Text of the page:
ALSC Institute:
Held every other year at different venues around the country (next up Charlotte NC in fall 2016), this small intimate conference is focused, youth program heavy and -centric (16 unique sessions, plus at this year's Fairyland extravaganza, a choice of one of over a dozen other breakouts) and combines deep learning with great opportunities to hear from book creators/publishers.  This year, local and national authors in attendance and presenting or mingling numbered well over 40. That's quite an opportunity to speak personally with a book creator as well as hear their banter and thinking on panels!

It sounds bizarre to say that a conference with 350 youth librarians is intimate - but it is. You spend Wednesday night through Saturday noon with the same group of people - at meals, sessions and social events.  If you choose to take advantage of it, you meet and share with a ton of colleagues as well as run into people IRL that you only work with virtually. One of the true advantages of these "regional" national conferences is that you get a chance to meet many youth folks from the venue's surrounding areas. This year we saw lots of our CA, OR, ID and WA peeps who can't make it to annual. That was worth the price of admission alone.

Admission. Well, here is often where the rub comes. Even with sponsoring publishers and organizations, this remains an expensive conference when you combine registrations, transportation and housing. In terms of sheer opportunity to learn/network, these costs are more than made up for. This year, I paid the whole tab myself (PLA ate up the library CE funds this year) and I'd do it again in a heartbeat.

ALA Conferences
Held twice a year these are the muscular conferences that move our association and profession forward. It's an opportunity for librarians to work on committees and task forces that hone leadership and problem solving skills by plunging hands, hearts and minds into the guts of improving service to our communities across types and sizes of libraries.

Vast, sprawling and often confusing, ALA conferences are also an extraordinary opportunity to work with librarians from all types of libraries on areas of passion (technology = LITA; Feminism = Feminist t\Task Force; Intellectual Freedom = Freedom to Read Foundation...and endless combos) outside of our primary focus. Amazing opportunities to see massive exhibits and get hands-on looks at new and upcoming youth titles are combined with opportunities to attend special events that publishers host (breakfasts, lunches, social hours) and let you rub elbows with book creators is definitely a perk.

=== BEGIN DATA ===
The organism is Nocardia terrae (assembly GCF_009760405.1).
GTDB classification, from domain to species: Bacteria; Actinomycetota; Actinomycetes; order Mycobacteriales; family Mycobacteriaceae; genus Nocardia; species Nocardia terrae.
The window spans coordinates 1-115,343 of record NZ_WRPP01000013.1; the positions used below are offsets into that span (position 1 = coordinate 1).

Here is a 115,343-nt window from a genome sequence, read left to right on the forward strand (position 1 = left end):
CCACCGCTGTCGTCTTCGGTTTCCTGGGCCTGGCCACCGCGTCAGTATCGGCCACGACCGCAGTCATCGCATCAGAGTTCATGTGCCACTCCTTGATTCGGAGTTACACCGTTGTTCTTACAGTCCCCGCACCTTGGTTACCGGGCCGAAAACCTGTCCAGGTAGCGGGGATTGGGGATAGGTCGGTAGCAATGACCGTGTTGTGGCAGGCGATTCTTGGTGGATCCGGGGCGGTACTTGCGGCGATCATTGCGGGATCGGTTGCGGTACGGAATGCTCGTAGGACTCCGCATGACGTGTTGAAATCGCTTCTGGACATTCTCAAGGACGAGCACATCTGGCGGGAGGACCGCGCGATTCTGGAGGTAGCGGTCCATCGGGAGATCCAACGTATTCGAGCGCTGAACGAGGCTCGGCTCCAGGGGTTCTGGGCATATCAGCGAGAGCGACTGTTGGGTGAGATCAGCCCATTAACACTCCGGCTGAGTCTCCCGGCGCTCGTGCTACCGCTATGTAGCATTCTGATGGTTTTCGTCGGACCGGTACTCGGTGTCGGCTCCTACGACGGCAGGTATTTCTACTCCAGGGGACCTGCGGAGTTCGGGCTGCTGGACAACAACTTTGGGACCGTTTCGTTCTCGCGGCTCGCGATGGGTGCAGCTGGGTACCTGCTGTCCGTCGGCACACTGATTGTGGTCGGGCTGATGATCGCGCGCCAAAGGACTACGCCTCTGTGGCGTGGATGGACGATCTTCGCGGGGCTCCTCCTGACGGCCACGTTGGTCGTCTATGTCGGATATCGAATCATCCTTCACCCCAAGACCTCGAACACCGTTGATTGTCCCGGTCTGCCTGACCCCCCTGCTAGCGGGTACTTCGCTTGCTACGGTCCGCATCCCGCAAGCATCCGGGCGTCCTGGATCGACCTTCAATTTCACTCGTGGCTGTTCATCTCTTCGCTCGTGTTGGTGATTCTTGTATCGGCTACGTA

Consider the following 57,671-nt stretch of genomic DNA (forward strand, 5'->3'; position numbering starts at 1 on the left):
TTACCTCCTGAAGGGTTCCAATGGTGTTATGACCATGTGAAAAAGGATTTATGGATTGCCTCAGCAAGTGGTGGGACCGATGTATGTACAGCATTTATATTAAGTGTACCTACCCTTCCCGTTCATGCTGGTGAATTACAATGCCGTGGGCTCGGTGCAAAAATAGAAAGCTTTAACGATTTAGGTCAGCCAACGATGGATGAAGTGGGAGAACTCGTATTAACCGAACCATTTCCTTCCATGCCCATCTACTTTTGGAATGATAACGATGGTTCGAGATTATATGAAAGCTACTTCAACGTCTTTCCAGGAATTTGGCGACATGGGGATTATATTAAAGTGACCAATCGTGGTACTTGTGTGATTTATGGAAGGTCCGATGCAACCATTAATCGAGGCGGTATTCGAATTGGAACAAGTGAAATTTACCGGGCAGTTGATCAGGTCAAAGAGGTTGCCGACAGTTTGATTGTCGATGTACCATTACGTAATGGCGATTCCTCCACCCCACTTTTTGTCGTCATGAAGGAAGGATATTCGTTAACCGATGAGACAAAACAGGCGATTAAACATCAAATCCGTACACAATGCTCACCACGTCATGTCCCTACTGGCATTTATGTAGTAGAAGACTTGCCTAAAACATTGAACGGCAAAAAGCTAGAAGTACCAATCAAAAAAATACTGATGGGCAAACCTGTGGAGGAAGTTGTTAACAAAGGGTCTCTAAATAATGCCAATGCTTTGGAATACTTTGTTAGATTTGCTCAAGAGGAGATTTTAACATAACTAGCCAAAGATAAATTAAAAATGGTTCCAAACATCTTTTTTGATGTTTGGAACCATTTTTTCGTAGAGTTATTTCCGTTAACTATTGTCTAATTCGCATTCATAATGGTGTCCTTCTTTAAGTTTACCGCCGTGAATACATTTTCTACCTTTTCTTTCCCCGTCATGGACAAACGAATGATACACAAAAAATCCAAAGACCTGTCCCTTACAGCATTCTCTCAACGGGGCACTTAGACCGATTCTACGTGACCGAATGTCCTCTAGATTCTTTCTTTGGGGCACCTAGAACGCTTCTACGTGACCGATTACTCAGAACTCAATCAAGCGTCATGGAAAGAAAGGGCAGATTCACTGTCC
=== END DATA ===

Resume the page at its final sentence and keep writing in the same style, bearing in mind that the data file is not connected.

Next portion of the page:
In general ALA is far less programmatic. "What?!?!?!" you say, "There are a TON of programs to choose from!". Each division/unit is given a very small number of programs they can sponsor in the leaner paradigm adapted over the past few years. ALSC gets five, yes, I said FIVE program slots. Along with these there are independently pitched programs like Conversation Starters, Ignite sessions and Networking Commons opportunities that help attendees fill their dance cards.

I love the annual conferences for the committee work and networking opportunities across types of libraries. Its the way that I can give back to the profession by working on ALSC committees, task forces, the board and ALA Council. Working with my peers, we make a difference because together we are stronger.

Upshot?
If you can make it to both types of conferences, most excellent. If you need to choose, Institutes are more programmatic/intimate. ALA conferences are great for working hard towards a better profession and giving back to the profession by working on committees and learning leadership skills. Although, I guess I can say I never won a Pete the Cat doll at an ALA conference ;->